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Removal of the Squamish Spit begins

For kiteboarders, it's the end of an era. For conservationists and the Squamish Nation, it's a way to give local salmon a second chance.

After a long, controversial process that drew accolades from conservationists and the Sḵwx̱wú7mesh Úxwumixw (Squamish Nation)  while, at the same time, drawing criticism from windsports advocates and some recreationists, work on dismantling the Spit has finally begun.

On Jan. 25, the Squamish River Watershed Society, or SRWS, announced they secured the Water Sustainability Act permit, which was the last approval needed to start dismantling the structure.

The berm has been hailed by locals as a world-class windsports destination and a pleasant place to take a hike or walk a dog. However, conservationists found that since its creation in the 1970s, salmon numbers in the area have decreased significantly.

The reason is that the Spit cuts the mouth of the Squamish River off from the estuary, which is traditionally the place where juvenile salmon need to grow strong enough to acclimate to the saltwater of the ocean.

Instead, the berm has been funnelling premature salmon out into the ocean before they have grown strong enough to have a fighting chance, killing off many of them.

On a sunny Jan. 27, Edith Tobe, the executive director of the SRWS, was all smiles as she overlooked the work being done by crews from Whistler Excavations Ltd., which had been contracted for the job.

Workers were grading Spit Road, which generally isn't maintained during the winter, so heavy machinery and trucks could pass through.

Excavators were on site, rumbling down the road, and dump tracks rattled through the dirt track.

Tobe said she was happy to see the work is finally occurring.

It has been a long, turbulent process towards approval.

Squamish Windsports Society members had expressed disappointment that the original plan to realign, rather than remove the Spit, had not come to fruition. However, the watershed society said that after further study, they found it was not a feasible option for this project.

"We're just relieved to get started. We're still within our window," said Tobe.

"We've got a tight little window before the herring start to come and they start to spawn, but we're pretty confident we'll be wrapped up before that occurs."

The herring, she said, are due to come in between late February and March.

The Spit removal is expected to help their populations too, as the fish prefer to spawn in areas of brackish water filled with marine plants, Tobe added. Spawning on rocky areas like the Spit leads to deaths when the tide gets low and exposes the eggs to air. On the other hand, marine plants tend to move up and down with the tides, reducing this problem.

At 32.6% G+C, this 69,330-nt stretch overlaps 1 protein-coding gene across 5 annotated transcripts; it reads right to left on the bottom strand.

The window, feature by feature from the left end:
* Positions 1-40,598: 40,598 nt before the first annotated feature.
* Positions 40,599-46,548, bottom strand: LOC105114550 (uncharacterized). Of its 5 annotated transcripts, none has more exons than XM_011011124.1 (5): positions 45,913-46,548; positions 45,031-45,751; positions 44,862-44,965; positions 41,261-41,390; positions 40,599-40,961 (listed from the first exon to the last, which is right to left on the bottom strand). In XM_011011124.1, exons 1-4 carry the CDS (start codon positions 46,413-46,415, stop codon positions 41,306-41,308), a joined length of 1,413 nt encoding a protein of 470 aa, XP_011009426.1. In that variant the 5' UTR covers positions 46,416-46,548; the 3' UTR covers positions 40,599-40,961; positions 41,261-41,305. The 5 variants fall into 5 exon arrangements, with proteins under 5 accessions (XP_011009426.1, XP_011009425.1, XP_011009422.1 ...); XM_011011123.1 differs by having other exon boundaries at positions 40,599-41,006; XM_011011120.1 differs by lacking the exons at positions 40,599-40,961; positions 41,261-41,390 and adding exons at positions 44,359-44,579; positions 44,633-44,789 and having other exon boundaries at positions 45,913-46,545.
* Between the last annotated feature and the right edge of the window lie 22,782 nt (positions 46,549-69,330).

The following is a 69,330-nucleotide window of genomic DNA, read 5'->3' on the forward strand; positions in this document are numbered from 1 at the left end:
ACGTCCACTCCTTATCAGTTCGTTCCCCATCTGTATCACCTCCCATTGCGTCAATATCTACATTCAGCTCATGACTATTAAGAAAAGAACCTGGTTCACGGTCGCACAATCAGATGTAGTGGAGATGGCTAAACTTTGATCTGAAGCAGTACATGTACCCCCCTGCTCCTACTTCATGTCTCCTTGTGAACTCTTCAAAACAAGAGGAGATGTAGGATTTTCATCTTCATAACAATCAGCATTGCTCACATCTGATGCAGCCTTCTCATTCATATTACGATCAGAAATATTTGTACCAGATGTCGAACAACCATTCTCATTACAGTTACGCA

At the time of interview, crews were installing riprap to provide erosion protection for what will soon become the launching island.

As of the week of Jan. 31,  crews will start removing the southernmost section of Spit Road. This will ultimately total to about 300 metres of removed berm. If the 300-metre removal does not affect the nearby port, crews will remove an additional 600 metres of berm.

The 600-metre removal project will require an approval process similar to this current job, but Tobe said she expects it will be much faster this time around, as all the requisite studies have already been done.

For the current project, excavators will generally be removing parts of the berm each night. That's because evenings are when the tides tend to be lowest, and Tobe said it's easiest to do the work during those periods.

Then, during the day, the dirt that was dug up will be trucked over to the former BC Rail Yards, where it will be used by local businesses in need of fill.

"It's going to follow the tidal cycle, so tidal cycles change day to day," she said.

"At nighttime, they'll be digging and stockpiling somewhere along the road here, not far from where they're digging out. That gives the material a chance to drain…So we'll get some operators that are working through the night and the truckers will be trucking it through the day."

Tobe noted that the fact some folks in the community have been upset about the work has led the project team to install security cameras and a security trailer on site.

People will not be allowed to go past a temporarily erected security fence.

Patricia Heintzman, a spokesperson for the society, said that the group is working to set up a ceremony with the  Nation, to mark the beginning of the project.

The founder of the SRWS, Randall Lewis, a Nation member, has previously said that the removal of the Spit is a necessary act of reconciliation with the Nation, which relies on the salmon that were endangered by the berm's creation.

Tobe added that the society is spearheading the funding for the Spit's removal, but the project is a partnership between itself, the Nation, and Fisheries and Oceans Canada, or DFO.


 

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